Game on, Kev. Entrenched masculinity is alive and kicking (often literally), smirking beneath its back-to-front baseball cap. Boys continue to monopolise underachievement and physical space in mixed classrooms. One explanation is the common-sense myth that "boys will be boys"; it's hormonal. Forget that. Males aren't violent because of their bodies, but to appear more macho.
This male power is actively forged in schools. One example is the academic curriculum, with its masculine body of knowledge, reinforced by non-collaborative learning and an aggressively competitive ethos. Another is language which validates assumptions of male dominance. Not only through sexist banter in corridors or attention-grabbing classroom ploys, but the same linguistic systems which are practised in staff rooms. Language is a virulent weapon: stand back and listen.
The sexual linguistic swagger, strutting your stuff, homophobia and misogyny, obsessions with genitals and performance, violence and harassment are all admission tickets to the buddy-boy club, discussed here with unremitting honesty. Likewise, the alternative: scorn and ostracism from the pack.
Each chapter exposes the "real lad" culture, in all its manifestations and ramifications, from Gazza to warrior-hero to Stallone. Sport, for example, now demands a crunching physical strength and competitiveness, on field and terrace. Insecure youths pump iron in pursuit of the Terminator's ideal body. Barbarity abounds.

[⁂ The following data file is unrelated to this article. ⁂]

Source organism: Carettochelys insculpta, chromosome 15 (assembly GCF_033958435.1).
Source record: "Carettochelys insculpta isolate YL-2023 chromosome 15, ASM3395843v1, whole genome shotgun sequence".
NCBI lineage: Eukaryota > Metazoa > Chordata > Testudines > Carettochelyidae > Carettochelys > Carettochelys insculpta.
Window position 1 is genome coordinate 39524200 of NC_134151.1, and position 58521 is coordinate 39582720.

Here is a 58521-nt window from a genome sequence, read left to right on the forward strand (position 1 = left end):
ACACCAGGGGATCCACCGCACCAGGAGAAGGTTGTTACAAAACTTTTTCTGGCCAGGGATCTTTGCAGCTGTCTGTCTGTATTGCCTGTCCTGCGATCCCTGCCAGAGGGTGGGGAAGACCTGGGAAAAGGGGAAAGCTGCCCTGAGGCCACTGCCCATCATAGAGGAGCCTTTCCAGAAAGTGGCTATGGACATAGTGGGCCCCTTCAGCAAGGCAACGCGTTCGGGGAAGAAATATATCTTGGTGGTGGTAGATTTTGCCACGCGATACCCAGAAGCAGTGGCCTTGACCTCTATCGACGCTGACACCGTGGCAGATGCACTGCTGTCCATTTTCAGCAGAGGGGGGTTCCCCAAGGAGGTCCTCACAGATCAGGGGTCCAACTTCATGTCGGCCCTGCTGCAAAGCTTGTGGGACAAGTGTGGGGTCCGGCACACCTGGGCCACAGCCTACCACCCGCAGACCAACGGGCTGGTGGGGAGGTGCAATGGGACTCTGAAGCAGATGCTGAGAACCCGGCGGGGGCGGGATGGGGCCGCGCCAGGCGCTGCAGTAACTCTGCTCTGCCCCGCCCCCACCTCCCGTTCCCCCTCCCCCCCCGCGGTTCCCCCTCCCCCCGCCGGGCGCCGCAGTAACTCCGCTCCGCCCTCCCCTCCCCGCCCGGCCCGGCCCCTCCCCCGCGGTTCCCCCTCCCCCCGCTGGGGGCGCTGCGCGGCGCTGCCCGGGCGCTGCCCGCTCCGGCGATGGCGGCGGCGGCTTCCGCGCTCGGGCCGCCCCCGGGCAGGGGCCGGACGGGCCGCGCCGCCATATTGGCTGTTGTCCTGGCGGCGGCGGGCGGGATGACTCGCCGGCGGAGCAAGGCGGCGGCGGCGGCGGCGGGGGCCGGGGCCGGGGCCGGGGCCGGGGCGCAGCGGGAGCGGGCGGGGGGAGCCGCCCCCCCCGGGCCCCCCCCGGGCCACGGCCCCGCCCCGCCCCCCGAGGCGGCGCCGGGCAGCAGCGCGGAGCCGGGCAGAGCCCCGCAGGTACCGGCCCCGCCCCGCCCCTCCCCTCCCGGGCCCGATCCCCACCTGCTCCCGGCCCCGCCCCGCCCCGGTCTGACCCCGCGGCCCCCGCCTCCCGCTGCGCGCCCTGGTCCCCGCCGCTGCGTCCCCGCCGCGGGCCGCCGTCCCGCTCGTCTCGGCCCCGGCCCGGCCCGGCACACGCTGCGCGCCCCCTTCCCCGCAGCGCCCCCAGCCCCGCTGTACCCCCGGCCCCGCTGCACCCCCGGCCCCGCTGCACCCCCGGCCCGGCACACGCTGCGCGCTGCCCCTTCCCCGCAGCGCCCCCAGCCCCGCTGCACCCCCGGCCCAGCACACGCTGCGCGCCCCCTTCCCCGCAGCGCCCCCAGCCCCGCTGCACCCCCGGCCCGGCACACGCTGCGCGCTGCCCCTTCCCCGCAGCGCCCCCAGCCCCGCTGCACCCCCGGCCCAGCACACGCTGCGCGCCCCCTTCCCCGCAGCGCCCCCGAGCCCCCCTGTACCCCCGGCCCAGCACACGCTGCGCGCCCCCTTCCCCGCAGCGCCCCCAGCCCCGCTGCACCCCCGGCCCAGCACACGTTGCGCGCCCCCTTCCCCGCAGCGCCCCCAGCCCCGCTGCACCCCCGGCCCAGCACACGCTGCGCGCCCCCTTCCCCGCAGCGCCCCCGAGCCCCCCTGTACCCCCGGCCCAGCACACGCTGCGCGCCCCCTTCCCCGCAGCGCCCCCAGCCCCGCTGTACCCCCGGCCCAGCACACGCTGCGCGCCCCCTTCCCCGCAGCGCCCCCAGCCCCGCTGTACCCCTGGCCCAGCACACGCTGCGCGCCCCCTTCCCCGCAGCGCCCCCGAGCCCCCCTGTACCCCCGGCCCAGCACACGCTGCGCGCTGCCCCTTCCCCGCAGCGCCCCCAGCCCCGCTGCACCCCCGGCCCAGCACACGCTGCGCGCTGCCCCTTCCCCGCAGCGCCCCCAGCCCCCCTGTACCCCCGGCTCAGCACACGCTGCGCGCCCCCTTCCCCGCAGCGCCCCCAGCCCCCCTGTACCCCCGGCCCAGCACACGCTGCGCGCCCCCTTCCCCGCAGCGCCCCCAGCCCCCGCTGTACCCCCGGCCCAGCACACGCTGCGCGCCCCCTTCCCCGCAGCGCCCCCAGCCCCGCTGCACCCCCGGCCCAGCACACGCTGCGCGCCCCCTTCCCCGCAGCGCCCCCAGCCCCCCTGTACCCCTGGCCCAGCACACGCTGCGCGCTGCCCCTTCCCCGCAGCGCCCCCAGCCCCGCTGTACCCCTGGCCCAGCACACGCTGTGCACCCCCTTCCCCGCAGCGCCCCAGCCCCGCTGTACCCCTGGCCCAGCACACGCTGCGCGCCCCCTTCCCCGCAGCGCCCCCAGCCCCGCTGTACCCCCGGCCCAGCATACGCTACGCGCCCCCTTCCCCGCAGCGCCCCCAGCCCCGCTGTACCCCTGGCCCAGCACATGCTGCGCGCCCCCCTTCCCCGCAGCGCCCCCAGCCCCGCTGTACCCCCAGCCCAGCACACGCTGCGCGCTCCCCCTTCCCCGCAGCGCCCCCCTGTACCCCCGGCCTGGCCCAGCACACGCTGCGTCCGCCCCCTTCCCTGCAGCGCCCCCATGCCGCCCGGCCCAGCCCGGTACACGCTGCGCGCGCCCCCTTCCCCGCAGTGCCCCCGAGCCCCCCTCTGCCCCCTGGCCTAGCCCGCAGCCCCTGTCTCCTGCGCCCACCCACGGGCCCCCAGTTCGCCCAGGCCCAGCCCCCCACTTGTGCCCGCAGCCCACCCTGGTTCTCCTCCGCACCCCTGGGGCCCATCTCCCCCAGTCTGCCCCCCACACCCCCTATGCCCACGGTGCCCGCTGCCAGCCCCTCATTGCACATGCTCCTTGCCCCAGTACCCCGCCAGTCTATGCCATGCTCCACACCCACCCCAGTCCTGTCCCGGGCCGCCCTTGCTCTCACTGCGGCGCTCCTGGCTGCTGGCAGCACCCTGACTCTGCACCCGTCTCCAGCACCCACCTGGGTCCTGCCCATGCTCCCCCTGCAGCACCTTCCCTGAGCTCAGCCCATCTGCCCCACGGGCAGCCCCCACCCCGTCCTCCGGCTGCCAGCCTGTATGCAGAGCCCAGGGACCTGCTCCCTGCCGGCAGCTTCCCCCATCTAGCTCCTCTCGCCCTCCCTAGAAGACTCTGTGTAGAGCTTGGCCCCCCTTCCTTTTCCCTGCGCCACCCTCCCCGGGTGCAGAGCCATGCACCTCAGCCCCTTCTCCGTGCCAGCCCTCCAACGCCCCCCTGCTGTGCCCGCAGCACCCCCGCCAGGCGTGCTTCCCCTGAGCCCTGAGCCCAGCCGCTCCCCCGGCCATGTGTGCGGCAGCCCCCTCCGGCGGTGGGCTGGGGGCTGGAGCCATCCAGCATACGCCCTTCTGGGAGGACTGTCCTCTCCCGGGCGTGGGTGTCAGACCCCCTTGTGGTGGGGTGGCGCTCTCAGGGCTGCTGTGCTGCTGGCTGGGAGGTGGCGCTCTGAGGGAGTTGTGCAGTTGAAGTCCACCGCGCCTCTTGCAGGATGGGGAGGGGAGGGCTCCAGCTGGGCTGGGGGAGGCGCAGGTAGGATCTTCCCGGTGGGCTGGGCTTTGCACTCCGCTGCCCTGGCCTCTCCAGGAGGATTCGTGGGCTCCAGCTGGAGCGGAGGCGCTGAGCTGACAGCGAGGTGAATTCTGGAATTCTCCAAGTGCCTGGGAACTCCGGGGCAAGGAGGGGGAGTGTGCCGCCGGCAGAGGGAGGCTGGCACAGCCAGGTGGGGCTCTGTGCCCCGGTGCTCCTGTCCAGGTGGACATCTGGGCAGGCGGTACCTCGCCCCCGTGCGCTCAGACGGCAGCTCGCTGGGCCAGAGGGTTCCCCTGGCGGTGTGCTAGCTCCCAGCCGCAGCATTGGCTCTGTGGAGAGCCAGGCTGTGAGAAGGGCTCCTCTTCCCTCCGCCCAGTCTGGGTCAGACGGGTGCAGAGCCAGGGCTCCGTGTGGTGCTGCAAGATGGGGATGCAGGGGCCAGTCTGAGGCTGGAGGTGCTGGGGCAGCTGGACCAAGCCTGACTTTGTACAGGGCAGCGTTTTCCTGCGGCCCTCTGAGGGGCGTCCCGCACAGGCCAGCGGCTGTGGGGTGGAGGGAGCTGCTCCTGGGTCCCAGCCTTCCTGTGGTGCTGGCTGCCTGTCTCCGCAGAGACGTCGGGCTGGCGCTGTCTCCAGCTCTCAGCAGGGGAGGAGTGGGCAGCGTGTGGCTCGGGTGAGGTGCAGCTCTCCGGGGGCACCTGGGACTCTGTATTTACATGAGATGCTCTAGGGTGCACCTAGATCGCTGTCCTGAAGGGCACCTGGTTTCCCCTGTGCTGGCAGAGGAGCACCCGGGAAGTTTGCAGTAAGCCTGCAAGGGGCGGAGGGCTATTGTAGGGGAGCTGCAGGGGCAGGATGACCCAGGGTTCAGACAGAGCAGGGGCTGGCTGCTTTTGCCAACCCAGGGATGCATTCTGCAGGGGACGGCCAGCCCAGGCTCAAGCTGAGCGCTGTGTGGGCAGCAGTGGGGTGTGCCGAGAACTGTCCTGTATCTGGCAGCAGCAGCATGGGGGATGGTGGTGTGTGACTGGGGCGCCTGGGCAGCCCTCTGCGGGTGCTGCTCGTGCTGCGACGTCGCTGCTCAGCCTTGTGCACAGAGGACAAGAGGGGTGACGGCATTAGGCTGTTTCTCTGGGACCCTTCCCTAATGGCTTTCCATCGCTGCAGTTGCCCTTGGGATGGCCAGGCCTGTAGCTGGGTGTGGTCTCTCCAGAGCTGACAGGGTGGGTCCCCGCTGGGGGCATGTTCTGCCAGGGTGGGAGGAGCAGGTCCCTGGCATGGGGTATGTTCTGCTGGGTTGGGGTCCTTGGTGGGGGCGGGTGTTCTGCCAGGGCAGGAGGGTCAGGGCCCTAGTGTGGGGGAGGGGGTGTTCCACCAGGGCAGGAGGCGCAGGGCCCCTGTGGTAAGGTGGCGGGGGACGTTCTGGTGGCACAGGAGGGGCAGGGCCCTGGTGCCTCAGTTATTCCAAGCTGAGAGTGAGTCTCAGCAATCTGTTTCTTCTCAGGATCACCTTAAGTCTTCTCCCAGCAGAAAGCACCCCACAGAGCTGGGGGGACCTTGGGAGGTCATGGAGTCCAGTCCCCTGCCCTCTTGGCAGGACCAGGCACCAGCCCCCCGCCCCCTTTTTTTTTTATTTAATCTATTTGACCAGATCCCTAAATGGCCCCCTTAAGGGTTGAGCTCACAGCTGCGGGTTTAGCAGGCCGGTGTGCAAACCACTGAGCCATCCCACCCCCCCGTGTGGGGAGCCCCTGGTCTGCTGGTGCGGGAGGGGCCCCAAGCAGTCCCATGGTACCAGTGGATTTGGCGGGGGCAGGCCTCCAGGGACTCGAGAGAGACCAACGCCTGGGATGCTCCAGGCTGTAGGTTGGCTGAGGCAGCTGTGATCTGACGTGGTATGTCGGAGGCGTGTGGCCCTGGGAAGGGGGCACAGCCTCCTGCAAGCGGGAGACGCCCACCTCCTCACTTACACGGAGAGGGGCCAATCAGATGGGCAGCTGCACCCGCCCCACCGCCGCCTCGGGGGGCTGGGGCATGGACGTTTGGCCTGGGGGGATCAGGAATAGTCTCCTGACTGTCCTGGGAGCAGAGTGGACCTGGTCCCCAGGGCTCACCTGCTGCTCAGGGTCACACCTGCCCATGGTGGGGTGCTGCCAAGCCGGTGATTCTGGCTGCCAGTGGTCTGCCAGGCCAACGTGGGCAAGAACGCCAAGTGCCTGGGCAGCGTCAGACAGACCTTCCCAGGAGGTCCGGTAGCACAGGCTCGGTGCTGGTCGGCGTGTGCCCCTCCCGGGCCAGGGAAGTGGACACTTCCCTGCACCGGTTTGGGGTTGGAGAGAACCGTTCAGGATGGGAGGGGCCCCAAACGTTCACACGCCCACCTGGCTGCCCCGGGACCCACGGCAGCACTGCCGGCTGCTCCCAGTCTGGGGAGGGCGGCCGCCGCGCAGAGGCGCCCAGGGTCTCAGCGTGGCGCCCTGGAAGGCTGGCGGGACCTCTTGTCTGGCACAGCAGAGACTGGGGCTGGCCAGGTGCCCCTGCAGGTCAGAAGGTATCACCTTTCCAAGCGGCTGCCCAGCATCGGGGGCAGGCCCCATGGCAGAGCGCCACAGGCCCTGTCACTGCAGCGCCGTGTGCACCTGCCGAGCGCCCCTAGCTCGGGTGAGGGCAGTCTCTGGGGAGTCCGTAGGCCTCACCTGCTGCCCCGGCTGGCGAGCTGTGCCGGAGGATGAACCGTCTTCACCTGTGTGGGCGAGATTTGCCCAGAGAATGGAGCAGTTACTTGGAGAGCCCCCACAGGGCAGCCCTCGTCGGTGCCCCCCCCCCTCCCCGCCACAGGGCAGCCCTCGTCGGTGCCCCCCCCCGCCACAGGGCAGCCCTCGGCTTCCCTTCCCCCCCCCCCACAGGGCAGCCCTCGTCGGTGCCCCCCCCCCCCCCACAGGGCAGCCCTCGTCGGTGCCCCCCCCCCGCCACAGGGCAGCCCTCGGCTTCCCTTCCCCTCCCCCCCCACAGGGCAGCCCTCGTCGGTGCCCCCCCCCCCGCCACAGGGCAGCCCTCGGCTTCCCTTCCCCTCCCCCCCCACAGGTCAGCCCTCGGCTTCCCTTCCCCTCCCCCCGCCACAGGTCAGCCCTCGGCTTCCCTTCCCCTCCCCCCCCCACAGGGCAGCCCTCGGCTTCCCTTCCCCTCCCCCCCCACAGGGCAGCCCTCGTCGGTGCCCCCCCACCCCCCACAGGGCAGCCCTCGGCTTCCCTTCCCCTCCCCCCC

Tragically, the problems arising from destructive "manliness" seem set to intensify, while the equal-opportunities approach to working with boys is inadequate. Its stance is reactive and focused on containment. The authors' first achievement, therefore, is clarifying the urgency of providing an alternative vision of being male. Their second is suggesting ways of pursuing it.
The classroom strategies comprise a third of the book's 300 pages and are testimony to Jackson and Salisbury's expertise and experience in schools and the Nottingham Agenda (an anti-sexist programme that works with abusive and violent men). The guidance covers aims, materials and "what to do" with questionnaires, stories and cartoons, among other things.Take them or adapt, as circumstances require.
Practical advice nourishes each chapter. Some of it is familiar (sex bias in resources, the tone of assemblies and so on), some less so (such as gender perspectives on male health). There are other positive notes. Among them the accounts of pro-active sessions with disruptive boys, when teacher apprehensions are balanced by student smiles of understanding. Elsewhere, simple reminders that "the majority of boys don't bully", or that public pressure against offensive advertising (Hennes lingerie) can triumph.
There is also evidence that more schools are challenging themselves in terms of masculine entitlement at every level (Hackney Downs was one such).It is a complex, painful process, which this important book can help. Not at a single sitting, but in a "more dynamic negotiation" with parts of it as needs arise. 0ne can forgive its repetitiveness. It should be compulsory and compelling reading for anyone working with adolescent boys.